During my college years, my closest friend was my classmate whom God used to lead me to Jesus Christ. I admired him and was grateful for how he modeled his life of faith and shared his deep knowledge of the Bible with me. He led our weekly Bible study and was a gifted teacher. One evening during dinner, I asked him, “Have you ever considered being a pastor?”
My friend smiled and said, “When I was in high school, my home church pastor asked me to consider a career in ministry. He told me, ‘It can be a comfortable life!’ “
“What did you tell him?”
“I told him I would pray about it. After some time, I came back to him and thanked him for his suggestion but I felt God leading me to be a lawyer.”
I nodded. God blessed my friend’s prayers and he is now a federal judge. However, the pastor’s statement always struck me as odd. I did not know the pastor nor his motives for entering the ministry but I believe a career in ministry is not simply a vocation, it must be a calling from God. Certainly, the skill sets for a pastor and a life in the ministry would be relevant for many careers. Strong organizational skills, empathy and compassion, a gift for teaching-all of these are necessary qualifications, but the most important must be a direct calling from God.
And no one can become a high priest simply because he wants such an honor. He must be called by God for this work…
Hebrews 5:4 (NLT)
I know many people who have confided in me that the reason they chose their profession was because it was their calling. Whether it was a calling from God or some inner voice to whom they answer, the statement implies that it was not their decision to make. These are noble sounding words but how does one know if this calling is truly emanating from God or one’s own desires? And in the end, does it matter if one is truly happy with their decision?
In an earlier generation, the movie “Chariots of Fire” captivated audiences and won the 1981 Oscar for Best Picture. It was based upon the story of two British Olympic runners, competing in the 1924 Olympics. One of the runners, Eric Liddell, played by Ian Charelson, was the son of Scottish missionaries, and he wrestled with balancing his personal faith and God-given talents as a runner. Liddell missed a prayer meeting because he was running. After his sister admonished him, he told her that he was divinely inspired to run and therefore if he didn’t run, it would dishonor God. “I believe that God made me for a purpose. But He also made me fast, and when I run, I feel His pleasure.” The climax of the movie occurs when he is scheduled to run in his favored event, the 100 meter race. However, Liddell learns that the race is to be held on a Sunday and he vowed to never violate the Sabbath. One of his teammates offers him his spot on the 400 meter race, not his favored event. In spite of this, Liddell triumphs and wins the gold medal, honoring God by not running on the Sabbath and sealing his legacy as one of England’s great athletes.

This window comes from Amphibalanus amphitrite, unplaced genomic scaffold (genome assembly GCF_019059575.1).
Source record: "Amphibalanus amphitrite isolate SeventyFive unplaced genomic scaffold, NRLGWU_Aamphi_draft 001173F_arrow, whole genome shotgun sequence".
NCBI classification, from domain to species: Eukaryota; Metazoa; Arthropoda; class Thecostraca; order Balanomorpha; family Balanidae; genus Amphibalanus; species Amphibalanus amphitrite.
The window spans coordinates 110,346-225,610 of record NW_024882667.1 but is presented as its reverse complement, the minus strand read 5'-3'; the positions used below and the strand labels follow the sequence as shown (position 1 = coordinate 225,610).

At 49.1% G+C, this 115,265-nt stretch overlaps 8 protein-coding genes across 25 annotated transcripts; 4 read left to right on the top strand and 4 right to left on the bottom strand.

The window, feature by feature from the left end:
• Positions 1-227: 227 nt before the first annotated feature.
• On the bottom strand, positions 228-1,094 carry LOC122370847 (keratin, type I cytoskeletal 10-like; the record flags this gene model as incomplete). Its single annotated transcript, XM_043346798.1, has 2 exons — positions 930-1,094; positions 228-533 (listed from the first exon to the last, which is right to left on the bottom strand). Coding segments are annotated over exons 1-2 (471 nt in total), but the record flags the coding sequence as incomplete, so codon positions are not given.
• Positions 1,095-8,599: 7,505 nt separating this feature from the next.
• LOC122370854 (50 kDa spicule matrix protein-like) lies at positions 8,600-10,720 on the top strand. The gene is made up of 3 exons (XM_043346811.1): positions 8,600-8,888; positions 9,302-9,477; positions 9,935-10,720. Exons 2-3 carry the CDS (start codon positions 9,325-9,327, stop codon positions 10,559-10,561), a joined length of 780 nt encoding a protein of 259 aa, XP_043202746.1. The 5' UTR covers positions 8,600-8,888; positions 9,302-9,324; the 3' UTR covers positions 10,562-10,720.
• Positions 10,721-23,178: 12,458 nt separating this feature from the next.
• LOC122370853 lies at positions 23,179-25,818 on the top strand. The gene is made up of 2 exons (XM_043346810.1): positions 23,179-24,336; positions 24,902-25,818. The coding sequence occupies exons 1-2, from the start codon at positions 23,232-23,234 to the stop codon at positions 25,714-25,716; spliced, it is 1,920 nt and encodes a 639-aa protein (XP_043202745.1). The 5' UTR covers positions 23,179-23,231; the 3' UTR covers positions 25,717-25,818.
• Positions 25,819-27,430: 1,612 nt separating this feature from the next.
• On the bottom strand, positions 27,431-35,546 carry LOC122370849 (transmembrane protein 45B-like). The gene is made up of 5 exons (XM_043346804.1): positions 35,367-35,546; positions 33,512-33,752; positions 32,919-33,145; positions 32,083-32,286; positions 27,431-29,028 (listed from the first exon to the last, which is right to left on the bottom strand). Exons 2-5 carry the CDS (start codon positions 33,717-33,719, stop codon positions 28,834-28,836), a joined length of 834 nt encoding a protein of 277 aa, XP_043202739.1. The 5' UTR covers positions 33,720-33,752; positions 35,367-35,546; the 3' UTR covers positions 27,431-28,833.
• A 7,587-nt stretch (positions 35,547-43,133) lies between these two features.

Liddell’s answer to his sister and his life embodies a great truth. He was gifted with a talent that may not be immediately recognized as a gift to serve God. Yet, he utilized it by dedicating it to God in everything he did. Liddell later became a missionary to China where he gave his life serving the Lord during the Japanese occupation of World War II.
Whether it is the ministry or any other occupation, if God has called you and you do it with the total conviction to serve God, you will be in agreement with God’s will for your life. However we choose to serve God, it is a calling, not ours, but His calling for our life.
And whatever you do, in word or deed, do everything in the name of the Lord Jesus, giving thanks to God the Father through him.
Colossian 3:17 (ESV)
Love and trust the Lord; seek His will in your life.